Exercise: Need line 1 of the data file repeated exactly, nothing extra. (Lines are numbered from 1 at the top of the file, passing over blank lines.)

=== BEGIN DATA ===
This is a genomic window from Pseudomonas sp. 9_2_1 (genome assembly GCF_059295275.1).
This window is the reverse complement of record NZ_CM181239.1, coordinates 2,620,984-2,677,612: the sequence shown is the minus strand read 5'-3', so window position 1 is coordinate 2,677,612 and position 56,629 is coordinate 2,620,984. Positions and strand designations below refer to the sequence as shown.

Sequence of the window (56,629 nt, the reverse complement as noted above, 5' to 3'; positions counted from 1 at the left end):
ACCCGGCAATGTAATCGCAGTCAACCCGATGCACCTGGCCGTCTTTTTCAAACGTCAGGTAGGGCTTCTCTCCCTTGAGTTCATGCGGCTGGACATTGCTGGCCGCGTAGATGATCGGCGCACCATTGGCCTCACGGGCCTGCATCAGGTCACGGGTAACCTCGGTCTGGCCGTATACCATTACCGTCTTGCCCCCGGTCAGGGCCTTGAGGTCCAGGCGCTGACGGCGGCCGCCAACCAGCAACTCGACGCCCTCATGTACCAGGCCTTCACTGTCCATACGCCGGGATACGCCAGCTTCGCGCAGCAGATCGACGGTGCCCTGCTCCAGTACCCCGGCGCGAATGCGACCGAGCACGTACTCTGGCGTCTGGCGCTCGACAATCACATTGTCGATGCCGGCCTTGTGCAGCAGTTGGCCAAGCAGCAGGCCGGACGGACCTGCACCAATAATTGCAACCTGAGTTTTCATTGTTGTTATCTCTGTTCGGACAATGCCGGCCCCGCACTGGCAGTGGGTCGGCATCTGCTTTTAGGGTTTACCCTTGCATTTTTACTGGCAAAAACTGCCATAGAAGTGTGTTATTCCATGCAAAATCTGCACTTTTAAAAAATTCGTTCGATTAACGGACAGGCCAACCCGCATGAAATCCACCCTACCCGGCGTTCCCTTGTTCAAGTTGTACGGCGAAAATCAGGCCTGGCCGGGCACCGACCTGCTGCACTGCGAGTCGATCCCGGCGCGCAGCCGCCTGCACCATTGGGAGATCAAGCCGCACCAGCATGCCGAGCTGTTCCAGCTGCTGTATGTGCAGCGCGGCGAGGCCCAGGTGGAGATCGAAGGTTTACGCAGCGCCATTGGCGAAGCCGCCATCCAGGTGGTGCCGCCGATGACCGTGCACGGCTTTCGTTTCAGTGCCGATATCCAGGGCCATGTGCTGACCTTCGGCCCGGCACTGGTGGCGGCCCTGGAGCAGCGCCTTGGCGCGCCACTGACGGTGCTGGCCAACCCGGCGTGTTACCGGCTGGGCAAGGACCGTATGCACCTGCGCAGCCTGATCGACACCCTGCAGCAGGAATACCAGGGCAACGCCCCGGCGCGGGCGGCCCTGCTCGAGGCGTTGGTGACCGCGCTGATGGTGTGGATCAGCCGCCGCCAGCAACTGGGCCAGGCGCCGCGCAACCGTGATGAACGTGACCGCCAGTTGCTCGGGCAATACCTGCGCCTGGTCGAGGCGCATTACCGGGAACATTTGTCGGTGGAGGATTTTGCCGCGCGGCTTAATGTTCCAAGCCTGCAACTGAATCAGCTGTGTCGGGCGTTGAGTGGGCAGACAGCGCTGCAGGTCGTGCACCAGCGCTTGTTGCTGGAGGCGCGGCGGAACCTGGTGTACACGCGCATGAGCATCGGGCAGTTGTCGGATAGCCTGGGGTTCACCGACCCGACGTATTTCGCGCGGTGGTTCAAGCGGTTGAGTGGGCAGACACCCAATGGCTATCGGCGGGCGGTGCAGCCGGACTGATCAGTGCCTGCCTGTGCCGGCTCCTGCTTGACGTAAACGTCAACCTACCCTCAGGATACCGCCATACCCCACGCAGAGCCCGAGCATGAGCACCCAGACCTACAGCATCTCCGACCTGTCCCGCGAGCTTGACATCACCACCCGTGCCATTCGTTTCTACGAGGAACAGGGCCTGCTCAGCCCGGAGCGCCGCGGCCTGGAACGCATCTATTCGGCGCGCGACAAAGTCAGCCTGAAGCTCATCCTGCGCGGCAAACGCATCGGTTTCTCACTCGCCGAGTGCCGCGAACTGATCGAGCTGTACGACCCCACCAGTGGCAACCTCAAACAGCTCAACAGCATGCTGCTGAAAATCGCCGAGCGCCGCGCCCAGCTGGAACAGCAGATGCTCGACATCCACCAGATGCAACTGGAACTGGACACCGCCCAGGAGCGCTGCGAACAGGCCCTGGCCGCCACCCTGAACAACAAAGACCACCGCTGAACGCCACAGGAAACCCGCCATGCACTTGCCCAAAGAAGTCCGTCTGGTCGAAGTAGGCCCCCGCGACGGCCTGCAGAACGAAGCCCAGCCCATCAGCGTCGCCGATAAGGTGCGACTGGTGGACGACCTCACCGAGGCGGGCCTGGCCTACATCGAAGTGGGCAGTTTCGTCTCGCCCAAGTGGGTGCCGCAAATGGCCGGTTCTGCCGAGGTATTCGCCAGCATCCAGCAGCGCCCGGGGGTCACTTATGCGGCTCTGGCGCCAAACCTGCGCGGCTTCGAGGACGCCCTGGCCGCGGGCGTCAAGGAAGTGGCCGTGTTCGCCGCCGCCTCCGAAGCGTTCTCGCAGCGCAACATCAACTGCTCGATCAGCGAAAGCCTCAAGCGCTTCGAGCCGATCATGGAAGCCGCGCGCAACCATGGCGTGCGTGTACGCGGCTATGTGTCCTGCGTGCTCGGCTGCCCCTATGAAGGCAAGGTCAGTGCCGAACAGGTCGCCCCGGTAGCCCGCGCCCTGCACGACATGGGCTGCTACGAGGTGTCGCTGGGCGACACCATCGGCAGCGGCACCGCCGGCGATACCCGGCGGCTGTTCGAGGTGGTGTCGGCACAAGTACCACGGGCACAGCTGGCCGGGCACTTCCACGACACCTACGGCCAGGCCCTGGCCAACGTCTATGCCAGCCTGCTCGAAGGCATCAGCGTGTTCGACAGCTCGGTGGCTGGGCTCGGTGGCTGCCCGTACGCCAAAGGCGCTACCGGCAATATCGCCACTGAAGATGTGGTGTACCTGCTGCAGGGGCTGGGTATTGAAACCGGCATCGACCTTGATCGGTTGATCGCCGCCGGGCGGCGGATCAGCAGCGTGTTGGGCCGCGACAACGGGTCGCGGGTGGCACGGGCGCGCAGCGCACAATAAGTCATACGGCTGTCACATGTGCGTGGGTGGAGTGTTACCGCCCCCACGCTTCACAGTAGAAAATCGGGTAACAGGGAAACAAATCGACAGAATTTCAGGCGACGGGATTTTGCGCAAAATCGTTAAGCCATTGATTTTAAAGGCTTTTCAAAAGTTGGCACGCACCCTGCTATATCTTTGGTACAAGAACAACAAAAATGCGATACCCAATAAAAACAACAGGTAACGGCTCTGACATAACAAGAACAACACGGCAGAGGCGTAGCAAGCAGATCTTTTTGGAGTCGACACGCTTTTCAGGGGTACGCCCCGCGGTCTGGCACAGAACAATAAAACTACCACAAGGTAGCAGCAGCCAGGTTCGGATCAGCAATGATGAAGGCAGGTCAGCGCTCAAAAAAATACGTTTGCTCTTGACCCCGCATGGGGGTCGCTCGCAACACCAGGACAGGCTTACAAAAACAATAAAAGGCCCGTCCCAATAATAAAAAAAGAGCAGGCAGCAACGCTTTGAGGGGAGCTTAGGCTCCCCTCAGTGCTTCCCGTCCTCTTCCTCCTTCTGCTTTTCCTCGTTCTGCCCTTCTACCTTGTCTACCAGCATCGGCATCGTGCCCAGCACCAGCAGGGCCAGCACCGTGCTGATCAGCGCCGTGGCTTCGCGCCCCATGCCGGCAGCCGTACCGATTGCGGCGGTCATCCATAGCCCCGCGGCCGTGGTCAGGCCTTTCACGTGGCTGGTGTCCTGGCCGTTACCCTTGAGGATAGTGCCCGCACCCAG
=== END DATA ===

This is a genomic window from Pseudomonas sp. 9_2_1 (genome assembly GCF_059295275.1).